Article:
In the spring of 2012, when I first lived in Amman, I started a series on my blog called “Peeling Oranges.” It was a place where I hoped to publish short vignettes or poem-like reflections on moments throughout my days where I experience “Divine-human mingling,” as spiritual writer Fr. Anthony Oelrich calls it. Now, as I begin my nine-month experience living again in the country which bears my name, I plan to continue this series. The following is my first entry in this new phase of “Peeling Oranges.” I’ve decided that this short piece—instead of a Q&A piece explaining why I’m here and what I’m doing—is more appropriate for my first blog post back in Jordan. I hope starting from a place of prayer can not only set the tone for my blog this time around, but also help my readers understand the way in which I’m trying to view my experience here.
You can access previous posts in the series by searching “peeling oranges” or by reading the initial entry, which explains the series’ title.
August 29, 2013
I sit on the balcony of my new, second-story apartment, swirling pita bread in a slimy, gritty mixture of olive oil and za’atar. It’s my favorite time of day here, right before maghrib, and my neighborhood in Jabal al-Hussein echoes with the shrieks and laughs of children. In the pink night of evening, boys scuffle in the street playing soccer, an old man in a gray robe shuffles down the street with his cane, and women in long dresses walk home with groceries.
Just below my flat, a young mother walks slowly, her fingers squeezed tight around the hand of her young daughter, who stumbles along in a purple dress, learning to walk. Back and forth they go in front of my building, which I soon discover I share with them. I shout down a quick introduction to my new neighbors, and little Amira smiles up at me from Zainab’s arms. Continuing their stroll, Zeyneb whispers and repeats new words like “sky” and “building” as Amira points to them.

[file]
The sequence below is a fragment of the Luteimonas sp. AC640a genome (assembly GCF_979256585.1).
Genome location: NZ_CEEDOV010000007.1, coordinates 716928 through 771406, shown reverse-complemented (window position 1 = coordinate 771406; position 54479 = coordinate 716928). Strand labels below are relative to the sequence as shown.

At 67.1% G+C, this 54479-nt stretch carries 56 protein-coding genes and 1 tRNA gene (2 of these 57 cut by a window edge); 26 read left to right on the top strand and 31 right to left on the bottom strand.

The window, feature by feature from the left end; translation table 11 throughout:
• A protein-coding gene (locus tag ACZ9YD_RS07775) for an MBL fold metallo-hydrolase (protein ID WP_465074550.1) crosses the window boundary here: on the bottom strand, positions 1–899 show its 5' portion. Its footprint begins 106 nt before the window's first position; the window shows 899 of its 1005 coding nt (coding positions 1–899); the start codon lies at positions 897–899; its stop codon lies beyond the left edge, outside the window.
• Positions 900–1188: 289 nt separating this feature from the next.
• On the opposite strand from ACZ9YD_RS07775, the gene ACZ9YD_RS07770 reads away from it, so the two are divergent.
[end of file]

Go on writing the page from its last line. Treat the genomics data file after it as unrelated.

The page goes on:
After days of worry, exhaustion, and doubt that Amman could ever again feel like home, this fleeting moment—one I didn’t expect—brought me calm and peace. It made me remember two passages from my prayer book that I had read shortly before:
“Be patient, therefore, brothers, until the coming of the Lord. See how the farmer waits for the precious fruit of the earth, being patient with it until it receives the early and the late rains. You too must be patient.” James 5: 7-9
“At an hour you do not expect, the Son of Man will come.” (Antiphon)
There, at my favorite time of day, was my Friend. Not only sitting next to me on the empty balcony, but laughing in the street and pointing a chubby finger toward the heavens.